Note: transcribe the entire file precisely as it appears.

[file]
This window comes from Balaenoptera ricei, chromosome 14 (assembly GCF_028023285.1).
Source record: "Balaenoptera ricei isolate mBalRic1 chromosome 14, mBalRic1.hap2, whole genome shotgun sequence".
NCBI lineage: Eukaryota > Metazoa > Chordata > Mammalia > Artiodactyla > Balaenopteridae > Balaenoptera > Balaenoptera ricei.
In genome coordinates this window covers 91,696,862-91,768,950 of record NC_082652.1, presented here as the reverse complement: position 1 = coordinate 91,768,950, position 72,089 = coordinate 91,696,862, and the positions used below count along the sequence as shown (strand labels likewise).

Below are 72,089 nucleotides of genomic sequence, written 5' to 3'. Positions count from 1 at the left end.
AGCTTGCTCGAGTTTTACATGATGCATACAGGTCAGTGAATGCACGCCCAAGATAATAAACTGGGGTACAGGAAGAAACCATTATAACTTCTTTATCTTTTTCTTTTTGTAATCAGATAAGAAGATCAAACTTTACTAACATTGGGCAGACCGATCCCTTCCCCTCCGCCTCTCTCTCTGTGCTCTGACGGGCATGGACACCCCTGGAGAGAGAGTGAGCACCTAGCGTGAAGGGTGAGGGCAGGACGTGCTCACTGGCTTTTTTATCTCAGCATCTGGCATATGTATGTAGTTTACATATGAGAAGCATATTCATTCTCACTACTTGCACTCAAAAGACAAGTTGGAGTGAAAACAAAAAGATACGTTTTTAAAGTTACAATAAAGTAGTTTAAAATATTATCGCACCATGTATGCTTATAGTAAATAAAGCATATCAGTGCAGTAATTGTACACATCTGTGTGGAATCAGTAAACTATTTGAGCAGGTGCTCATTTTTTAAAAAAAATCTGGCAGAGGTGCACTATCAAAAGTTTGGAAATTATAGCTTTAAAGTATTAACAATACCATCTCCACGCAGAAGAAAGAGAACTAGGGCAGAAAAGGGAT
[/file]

This window comes from Balaenoptera ricei, chromosome 14 (assembly GCF_028023285.1).
Source record: "Balaenoptera ricei isolate mBalRic1 chromosome 14, mBalRic1.hap2, whole genome shotgun sequence".
NCBI lineage: Eukaryota > Metazoa > Chordata > Mammalia > Artiodactyla > Balaenopteridae > Balaenoptera > Balaenoptera ricei.
In genome coordinates this window covers 91,696,862-91,768,950 of record NC_082652.1, presented here as the reverse complement: position 1 = coordinate 91,768,950, position 72,089 = coordinate 91,696,862, and the positions used below count along the sequence as shown (strand labels likewise).

Below are 72,089 nucleotides of genomic sequence, written 5' to 3'. Positions count from 1 at the left end.
AGCTTGCTCGAGTTTTACATGATGCATACAGGTCAGTGAATGCACGCCCAAGATAATAAACTGGGGTACAGGAAGAAACCATTATAACTTCTTTATCTTTTTCTTTTTGTAATCAGATAAGAAGATCAAACTTTACTAACATTGGGCAGACCGATCCCTTCCCCTCCGCCTCTCTCTCTGTGCTCTGACGGGCATGGACACCCCTGGAGAGAGAGTGAGCACCTAGCGTGAAGGGTGAGGGCAGGACGTGCTCACTGGCTTTTTTATCTCAGCATCTGGCATATGTATGTAGTTTACATATGAGAAGCATATTCATTCTCACTACTTGCACTCAAAAGACAAGTTGGAGTGAAAACAAAAAGATACGTTTTTAAAGTTACAATAAAGTAGTTTAAAATATTATCGCACCATGTATGCTTATAGTAAATAAAGCATATCAGTGCAGTAATTGTACACATCTGTGTGGAATCAGTAAACTATTTGAGCAGGTGCTCATTTTTTAAAAAAAATCTGGCAGAGGTGCACTATCAAAAGTTTGGAAATTATAGCTTTAAAGTATTAACAATACCATCTCCACGCAGAAGAAAGAGAACTAGGGCAGAAAAGGGAT